The username and password paradigm is a slow and pernicious waste of our productivity. And again, this is something that mobile operators are able to address.
Can subscribers agree on anything?
Most subscribers would find it useful for mobile operators to handle sign-ins for apps and services. A whopping 76% of subscribers say they would find it useful for mobile operators to handle sign-ins. It’s incredibly rare to find that over three-quarters of a subscriber base are interested in something. It very rarely happens. Pre-SMS, if you had asked subscribers if they were interested in the ability to send 160-character messages from one phone to another, I doubt 76% would have said yes. If you had asked subscribers whether they would like to watch video on their mobile devices, before 3G/4G, I doubt 76% would have said yes either. How times change.
As people are using their mobile device to access multiple online accounts and apps, they are asking for a fix and they are open to their mobile operator being the source of that fix. It is a very clear-cut example of pent-up demand and it is up to the mobile operators to grasp that opportunity. Gartner estimates that there will be over 20 billion connected devices by 2020 – there will be more usernames and passwords to remember!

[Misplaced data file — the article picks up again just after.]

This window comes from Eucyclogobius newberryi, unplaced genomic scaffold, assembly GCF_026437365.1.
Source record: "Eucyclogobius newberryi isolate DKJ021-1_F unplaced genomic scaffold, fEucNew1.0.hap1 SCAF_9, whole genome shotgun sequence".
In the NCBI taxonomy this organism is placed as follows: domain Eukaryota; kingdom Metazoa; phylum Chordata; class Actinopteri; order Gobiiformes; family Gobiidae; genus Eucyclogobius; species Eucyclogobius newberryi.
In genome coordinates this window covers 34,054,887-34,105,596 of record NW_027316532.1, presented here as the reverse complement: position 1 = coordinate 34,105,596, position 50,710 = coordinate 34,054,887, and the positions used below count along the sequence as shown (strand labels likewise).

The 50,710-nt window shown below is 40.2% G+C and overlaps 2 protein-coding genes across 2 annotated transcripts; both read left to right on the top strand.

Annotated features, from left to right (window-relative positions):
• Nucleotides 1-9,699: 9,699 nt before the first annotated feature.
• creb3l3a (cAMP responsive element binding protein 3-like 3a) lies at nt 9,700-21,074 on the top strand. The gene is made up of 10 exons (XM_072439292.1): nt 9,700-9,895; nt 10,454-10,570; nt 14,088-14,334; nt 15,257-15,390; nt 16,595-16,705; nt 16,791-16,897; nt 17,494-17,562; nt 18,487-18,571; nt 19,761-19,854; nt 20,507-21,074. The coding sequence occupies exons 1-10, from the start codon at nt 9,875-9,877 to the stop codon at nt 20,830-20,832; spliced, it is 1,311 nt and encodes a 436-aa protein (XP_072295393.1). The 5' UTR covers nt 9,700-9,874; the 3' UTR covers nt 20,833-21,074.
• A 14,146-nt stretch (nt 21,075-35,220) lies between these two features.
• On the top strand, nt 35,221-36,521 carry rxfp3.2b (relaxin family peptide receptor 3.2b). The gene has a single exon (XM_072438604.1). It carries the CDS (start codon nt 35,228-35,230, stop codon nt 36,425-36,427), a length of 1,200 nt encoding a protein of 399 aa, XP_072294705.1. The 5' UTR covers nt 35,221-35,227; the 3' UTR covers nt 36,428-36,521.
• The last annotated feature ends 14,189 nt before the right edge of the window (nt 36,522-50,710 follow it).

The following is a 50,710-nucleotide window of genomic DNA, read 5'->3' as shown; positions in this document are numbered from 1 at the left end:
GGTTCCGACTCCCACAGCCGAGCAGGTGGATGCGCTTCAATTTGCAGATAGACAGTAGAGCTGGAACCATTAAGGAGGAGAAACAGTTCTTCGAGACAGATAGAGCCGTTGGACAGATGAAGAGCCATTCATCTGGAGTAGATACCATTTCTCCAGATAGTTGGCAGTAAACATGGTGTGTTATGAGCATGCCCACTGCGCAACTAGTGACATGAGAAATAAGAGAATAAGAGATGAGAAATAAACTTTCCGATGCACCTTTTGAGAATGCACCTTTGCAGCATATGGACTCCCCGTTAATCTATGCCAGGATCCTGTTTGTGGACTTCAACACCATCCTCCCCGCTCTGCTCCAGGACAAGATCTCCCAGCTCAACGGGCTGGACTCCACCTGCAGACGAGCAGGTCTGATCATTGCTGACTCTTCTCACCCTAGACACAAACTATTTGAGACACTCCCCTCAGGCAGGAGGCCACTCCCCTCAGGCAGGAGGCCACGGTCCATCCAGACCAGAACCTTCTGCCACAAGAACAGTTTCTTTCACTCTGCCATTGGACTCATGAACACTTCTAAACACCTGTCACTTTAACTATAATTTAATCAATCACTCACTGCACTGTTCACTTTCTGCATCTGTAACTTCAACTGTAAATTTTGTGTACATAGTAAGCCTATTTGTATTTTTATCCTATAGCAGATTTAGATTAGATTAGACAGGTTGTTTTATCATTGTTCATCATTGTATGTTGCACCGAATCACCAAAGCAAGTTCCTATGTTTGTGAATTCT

Bottom line: The username/password paradigm is the subscribers’ biggest frustration and most subscribers are willing to let their mobile operator end that frustration.
In mobile operators they trust
In a world where trust is a precious commodity, subscribers are comparatively trusting of their mobile operator to store their personal data. As few people would have failed to miss regular news stories about online hacks over the past few years, unsurprisingly, nearly half of mobile users (47%) say they don’t trust anyone to store their personal data. Despite this, mobile operators seem comparatively benign to mobile users and are trusted to store their personal data, second only to online banks. Mobile operators are, for example, more trusted than social networks, search engines and government intelligence services to store their personal data.
And here’s the big surprise. Young people American millennials trust their mobile operator more than online banks, more than social networks like Facebook, more than search engines like Google and most definitely more than government intelligence services. This is good news for mobile operators. They are seen as relatively trustworthy and they have the emotional credit to introduce services and where they are trusted to handle subscribers’ personal data.
Bottom line: For operators considering a Single Sign-On service, they should be comforted that they are seen as relatively trustworthy by their subscribers – especially amongst millennials.
The opportunity is crystal clear for mobile operators. Subscribers waste a lot of time hunting for usernames and passwords. No wonder it is their biggest online frustration on their mobiles. The majority would find it useful for their mobile operator to handle sign-ins for apps and services to make it safer and faster.
John Giere, President and CEO of Openwave Mobility